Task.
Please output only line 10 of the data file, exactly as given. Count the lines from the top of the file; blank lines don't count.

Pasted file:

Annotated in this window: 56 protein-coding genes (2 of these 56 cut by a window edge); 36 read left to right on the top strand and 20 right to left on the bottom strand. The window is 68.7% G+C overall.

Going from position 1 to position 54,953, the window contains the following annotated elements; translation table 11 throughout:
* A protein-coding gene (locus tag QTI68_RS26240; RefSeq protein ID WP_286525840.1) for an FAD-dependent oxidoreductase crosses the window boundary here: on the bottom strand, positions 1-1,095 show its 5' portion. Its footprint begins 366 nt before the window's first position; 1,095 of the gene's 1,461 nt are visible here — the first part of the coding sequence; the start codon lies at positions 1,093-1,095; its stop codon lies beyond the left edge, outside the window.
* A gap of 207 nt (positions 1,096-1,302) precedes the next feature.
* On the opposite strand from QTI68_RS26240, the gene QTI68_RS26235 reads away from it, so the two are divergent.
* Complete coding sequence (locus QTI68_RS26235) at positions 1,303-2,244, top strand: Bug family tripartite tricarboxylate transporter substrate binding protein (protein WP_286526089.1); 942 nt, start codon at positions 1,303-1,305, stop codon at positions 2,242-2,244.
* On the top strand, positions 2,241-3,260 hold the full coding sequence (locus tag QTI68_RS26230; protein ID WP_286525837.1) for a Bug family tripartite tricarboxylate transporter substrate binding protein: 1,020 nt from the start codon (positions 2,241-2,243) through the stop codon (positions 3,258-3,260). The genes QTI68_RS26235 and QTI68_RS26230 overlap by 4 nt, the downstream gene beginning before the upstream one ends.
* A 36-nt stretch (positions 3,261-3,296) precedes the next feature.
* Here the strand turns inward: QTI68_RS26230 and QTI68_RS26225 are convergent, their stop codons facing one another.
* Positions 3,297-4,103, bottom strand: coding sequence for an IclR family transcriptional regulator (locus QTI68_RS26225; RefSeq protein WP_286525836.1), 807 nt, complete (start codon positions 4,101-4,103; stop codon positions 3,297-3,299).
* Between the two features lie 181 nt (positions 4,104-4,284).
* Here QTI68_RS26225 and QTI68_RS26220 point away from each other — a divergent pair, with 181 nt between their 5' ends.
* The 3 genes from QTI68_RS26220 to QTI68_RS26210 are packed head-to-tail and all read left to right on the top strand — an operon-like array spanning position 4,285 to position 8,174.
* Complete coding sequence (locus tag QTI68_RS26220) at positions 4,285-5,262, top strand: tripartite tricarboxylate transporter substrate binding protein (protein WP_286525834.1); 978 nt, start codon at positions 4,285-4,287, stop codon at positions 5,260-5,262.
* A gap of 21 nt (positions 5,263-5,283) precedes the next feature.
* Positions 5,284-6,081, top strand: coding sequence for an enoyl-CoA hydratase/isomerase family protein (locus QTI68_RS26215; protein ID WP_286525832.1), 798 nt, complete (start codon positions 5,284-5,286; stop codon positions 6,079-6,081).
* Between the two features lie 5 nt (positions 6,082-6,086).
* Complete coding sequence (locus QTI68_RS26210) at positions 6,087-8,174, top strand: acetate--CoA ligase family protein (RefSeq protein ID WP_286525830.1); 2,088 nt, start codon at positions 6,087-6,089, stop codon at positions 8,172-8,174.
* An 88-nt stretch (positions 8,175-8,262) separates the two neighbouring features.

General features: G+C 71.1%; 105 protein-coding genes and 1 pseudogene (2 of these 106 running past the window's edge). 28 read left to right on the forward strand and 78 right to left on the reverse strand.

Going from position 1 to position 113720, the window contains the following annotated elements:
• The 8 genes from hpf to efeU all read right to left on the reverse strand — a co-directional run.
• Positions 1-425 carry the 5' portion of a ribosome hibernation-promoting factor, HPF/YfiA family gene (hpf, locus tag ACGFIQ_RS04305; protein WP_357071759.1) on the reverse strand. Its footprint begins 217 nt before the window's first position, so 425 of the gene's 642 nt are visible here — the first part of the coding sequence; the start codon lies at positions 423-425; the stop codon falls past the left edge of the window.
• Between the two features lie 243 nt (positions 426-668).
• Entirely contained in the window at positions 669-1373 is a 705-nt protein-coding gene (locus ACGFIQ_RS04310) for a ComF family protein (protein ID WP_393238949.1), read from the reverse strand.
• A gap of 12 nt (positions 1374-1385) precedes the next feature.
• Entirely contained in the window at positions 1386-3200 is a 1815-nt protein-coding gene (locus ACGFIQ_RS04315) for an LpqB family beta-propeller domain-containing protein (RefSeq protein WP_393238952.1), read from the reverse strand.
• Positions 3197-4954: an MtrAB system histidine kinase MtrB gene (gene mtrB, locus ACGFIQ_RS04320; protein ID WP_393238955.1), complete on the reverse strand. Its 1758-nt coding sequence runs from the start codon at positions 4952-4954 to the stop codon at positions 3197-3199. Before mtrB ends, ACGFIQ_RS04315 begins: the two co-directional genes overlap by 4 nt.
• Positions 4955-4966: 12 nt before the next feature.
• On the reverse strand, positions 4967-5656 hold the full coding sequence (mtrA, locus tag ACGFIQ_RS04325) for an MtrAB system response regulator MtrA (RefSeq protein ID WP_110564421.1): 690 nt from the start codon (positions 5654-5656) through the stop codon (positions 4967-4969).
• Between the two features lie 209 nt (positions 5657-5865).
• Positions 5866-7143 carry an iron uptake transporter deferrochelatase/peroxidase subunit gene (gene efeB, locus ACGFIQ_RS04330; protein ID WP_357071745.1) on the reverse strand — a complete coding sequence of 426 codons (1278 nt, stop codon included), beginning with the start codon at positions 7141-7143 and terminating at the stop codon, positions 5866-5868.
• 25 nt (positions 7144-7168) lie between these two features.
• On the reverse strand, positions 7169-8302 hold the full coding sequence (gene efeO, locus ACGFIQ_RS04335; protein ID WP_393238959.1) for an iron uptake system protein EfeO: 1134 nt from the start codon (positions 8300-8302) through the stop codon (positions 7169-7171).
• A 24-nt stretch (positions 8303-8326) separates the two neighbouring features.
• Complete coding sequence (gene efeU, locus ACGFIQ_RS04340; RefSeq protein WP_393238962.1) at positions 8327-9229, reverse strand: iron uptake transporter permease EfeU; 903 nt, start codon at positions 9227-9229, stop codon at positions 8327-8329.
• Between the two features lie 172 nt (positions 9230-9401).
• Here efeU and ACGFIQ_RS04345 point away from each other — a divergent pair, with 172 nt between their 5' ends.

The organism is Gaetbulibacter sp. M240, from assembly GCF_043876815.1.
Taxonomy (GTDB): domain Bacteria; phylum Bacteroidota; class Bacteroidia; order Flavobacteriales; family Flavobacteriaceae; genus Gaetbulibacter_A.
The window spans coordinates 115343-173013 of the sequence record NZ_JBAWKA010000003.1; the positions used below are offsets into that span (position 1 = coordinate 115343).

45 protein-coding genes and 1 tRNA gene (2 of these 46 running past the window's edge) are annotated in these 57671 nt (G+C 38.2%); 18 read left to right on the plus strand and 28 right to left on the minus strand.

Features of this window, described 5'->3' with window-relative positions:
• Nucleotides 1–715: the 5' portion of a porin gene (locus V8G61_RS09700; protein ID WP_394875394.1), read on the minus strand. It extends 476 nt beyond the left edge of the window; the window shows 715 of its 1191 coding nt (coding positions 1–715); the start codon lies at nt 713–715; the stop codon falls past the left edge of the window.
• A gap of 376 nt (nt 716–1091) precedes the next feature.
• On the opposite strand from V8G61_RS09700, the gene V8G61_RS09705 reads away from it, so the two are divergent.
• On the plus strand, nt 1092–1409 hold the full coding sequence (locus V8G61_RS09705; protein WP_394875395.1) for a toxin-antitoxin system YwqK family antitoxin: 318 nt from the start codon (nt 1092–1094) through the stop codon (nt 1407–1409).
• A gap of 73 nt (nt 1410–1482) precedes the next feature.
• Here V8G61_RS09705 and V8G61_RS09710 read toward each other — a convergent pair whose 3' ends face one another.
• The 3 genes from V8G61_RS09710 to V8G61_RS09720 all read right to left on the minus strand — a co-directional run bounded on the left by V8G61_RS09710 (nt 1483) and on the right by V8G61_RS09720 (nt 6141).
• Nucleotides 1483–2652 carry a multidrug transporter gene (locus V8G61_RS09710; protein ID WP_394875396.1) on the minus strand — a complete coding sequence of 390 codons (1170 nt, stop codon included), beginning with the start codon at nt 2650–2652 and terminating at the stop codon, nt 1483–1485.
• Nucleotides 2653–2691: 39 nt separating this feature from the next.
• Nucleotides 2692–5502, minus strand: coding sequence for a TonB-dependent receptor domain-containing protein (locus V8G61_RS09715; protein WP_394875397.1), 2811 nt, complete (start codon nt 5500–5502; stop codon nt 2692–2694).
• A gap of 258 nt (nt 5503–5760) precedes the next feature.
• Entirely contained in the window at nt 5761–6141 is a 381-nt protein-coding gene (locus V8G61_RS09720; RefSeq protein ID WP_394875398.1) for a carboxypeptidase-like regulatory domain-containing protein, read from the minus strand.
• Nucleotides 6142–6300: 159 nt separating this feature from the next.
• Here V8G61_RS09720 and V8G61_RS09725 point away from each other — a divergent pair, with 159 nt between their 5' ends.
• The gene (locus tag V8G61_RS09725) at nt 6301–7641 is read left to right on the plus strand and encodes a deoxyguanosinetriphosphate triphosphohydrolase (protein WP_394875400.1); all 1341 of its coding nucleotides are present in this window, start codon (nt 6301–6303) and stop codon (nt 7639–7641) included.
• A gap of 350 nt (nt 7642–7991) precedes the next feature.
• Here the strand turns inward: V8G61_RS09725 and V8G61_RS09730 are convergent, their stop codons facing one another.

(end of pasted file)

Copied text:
* Positions 3,297-4,103, bottom strand: coding sequence for an IclR family transcriptional regulator (locus QTI68_RS26225; RefSeq protein WP_286525836.1), 807 nt, complete (start codon positions 4,101-4,103; stop codon positions 3,297-3,299).